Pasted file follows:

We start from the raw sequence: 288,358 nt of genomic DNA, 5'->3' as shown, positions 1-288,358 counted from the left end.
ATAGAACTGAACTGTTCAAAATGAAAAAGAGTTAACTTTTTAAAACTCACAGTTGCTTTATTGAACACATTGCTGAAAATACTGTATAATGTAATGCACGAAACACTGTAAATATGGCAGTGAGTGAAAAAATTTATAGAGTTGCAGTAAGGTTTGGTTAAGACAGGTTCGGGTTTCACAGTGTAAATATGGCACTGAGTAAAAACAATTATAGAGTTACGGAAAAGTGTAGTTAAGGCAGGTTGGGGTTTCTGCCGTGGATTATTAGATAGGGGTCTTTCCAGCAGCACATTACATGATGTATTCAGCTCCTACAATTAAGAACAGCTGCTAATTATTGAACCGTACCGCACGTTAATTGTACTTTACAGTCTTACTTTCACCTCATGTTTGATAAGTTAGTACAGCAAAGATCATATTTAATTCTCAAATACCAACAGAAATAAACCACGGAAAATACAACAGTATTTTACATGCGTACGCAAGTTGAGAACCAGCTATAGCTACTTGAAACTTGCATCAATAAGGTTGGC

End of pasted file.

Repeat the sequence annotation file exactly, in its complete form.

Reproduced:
We start from the raw sequence: 288,358 nt of genomic DNA, 5'->3' as shown, positions 1-288,358 counted from the left end.
ATAGAACTGAACTGTTCAAAATGAAAAAGAGTTAACTTTTTAAAACTCACAGTTGCTTTATTGAACACATTGCTGAAAATACTGTATAATGTAATGCACGAAACACTGTAAATATGGCAGTGAGTGAAAAAATTTATAGAGTTGCAGTAAGGTTTGGTTAAGACAGGTTCGGGTTTCACAGTGTAAATATGGCACTGAGTAAAAACAATTATAGAGTTACGGAAAAGTGTAGTTAAGGCAGGTTGGGGTTTCTGCCGTGGATTATTAGATAGGGGTCTTTCCAGCAGCACATTACATGATGTATTCAGCTCCTACAATTAAGAACAGCTGCTAATTATTGAACCGTACCGCACGTTAATTGTACTTTACAGTCTTACTTTCACCTCATGTTTGATAAGTTAGTACAGCAAAGATCATATTTAATTCTCAAATACCAACAGAAATAAACCACGGAAAATACAACAGTATTTTACATGCGTACGCAAGTTGAGAACCAGCTATAGCTACTTGAAACTTGCATCAATAAGGTTGGC